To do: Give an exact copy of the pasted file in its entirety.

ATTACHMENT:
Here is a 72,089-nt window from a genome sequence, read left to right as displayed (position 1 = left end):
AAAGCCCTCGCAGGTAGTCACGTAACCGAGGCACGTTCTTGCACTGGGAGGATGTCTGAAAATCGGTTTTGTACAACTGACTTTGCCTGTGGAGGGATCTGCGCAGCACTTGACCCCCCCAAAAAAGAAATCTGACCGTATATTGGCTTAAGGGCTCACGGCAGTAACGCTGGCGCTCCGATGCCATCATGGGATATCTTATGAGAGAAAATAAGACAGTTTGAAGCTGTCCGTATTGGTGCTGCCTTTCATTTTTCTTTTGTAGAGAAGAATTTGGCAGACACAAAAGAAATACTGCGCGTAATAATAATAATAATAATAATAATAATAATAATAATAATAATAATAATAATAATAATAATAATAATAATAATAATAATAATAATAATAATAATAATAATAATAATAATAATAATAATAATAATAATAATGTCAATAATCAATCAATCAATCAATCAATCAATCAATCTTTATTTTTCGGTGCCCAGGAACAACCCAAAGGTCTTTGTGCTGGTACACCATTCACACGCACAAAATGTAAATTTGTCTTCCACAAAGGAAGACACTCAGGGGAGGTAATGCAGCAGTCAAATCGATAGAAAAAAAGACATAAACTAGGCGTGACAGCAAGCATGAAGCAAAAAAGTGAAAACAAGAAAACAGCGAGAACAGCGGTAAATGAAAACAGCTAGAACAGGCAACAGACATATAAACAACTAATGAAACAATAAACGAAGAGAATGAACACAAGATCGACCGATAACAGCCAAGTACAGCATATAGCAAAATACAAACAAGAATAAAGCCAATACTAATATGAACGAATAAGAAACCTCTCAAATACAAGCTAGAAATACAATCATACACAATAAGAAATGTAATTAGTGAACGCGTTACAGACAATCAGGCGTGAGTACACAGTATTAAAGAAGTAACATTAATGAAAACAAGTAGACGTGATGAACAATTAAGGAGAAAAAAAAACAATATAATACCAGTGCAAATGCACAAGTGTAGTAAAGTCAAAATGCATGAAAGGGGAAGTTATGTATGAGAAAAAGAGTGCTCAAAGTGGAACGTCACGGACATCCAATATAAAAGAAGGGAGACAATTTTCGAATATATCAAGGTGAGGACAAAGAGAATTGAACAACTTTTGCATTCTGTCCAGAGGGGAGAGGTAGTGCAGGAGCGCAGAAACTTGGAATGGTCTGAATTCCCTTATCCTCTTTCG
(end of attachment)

Here is a 72,089-nt window from a genome sequence, read left to right as displayed (position 1 = left end):
AAAGCCCTCGCAGGTAGTCACGTAACCGAGGCACGTTCTTGCACTGGGAGGATGTCTGAAAATCGGTTTTGTACAACTGACTTTGCCTGTGGAGGGATCTGCGCAGCACTTGACCCCCCCAAAAAAGAAATCTGACCGTATATTGGCTTAAGGGCTCACGGCAGTAACGCTGGCGCTCCGATGCCATCATGGGATATCTTATGAGAGAAAATAAGACAGTTTGAAGCTGTCCGTATTGGTGCTGCCTTTCATTTTTCTTTTGTAGAGAAGAATTTGGCAGACACAAAAGAAATACTGCGCGTAATAATAATAATAATAATAATAATAATAATAATAATAATAATAATAATAATAATAATAATAATAATAATAATAATAATAATAATAATAATAATAATAATAATAATAATAATAATAATAATAATAATAATGTCAATAATCAATCAATCAATCAATCAATCAATCAATCTTTATTTTTCGGTGCCCAGGAACAACCCAAAGGTCTTTGTGCTGGTACACCATTCACACGCACAAAATGTAAATTTGTCTTCCACAAAGGAAGACACTCAGGGGAGGTAATGCAGCAGTCAAATCGATAGAAAAAAAGACATAAACTAGGCGTGACAGCAAGCATGAAGCAAAAAAGTGAAAACAAGAAAACAGCGAGAACAGCGGTAAATGAAAACAGCTAGAACAGGCAACAGACATATAAACAACTAATGAAACAATAAACGAAGAGAATGAACACAAGATCGACCGATAACAGCCAAGTACAGCATATAGCAAAATACAAACAAGAATAAAGCCAATACTAATATGAACGAATAAGAAACCTCTCAAATACAAGCTAGAAATACAATCATACACAATAAGAAATGTAATTAGTGAACGCGTTACAGACAATCAGGCGTGAGTACACAGTATTAAAGAAGTAACATTAATGAAAACAAGTAGACGTGATGAACAATTAAGGAGAAAAAAAAACAATATAATACCAGTGCAAATGCACAAGTGTAGTAAAGTCAAAATGCATGAAAGGGGAAGTTATGTATGAGAAAAAGAGTGCTCAAAGTGGAACGTCACGGACATCCAATATAAAAGAAGGGAGACAATTTTCGAATATATCAAGGTGAGGACAAAGAGAATTGAACAACTTTTGCATTCTGTCCAGAGGGGAGAGGTAGTGCAGGAGCGCAGAAACTTGGAATGGTCTGAATTCCCTTATCCTCTTTCG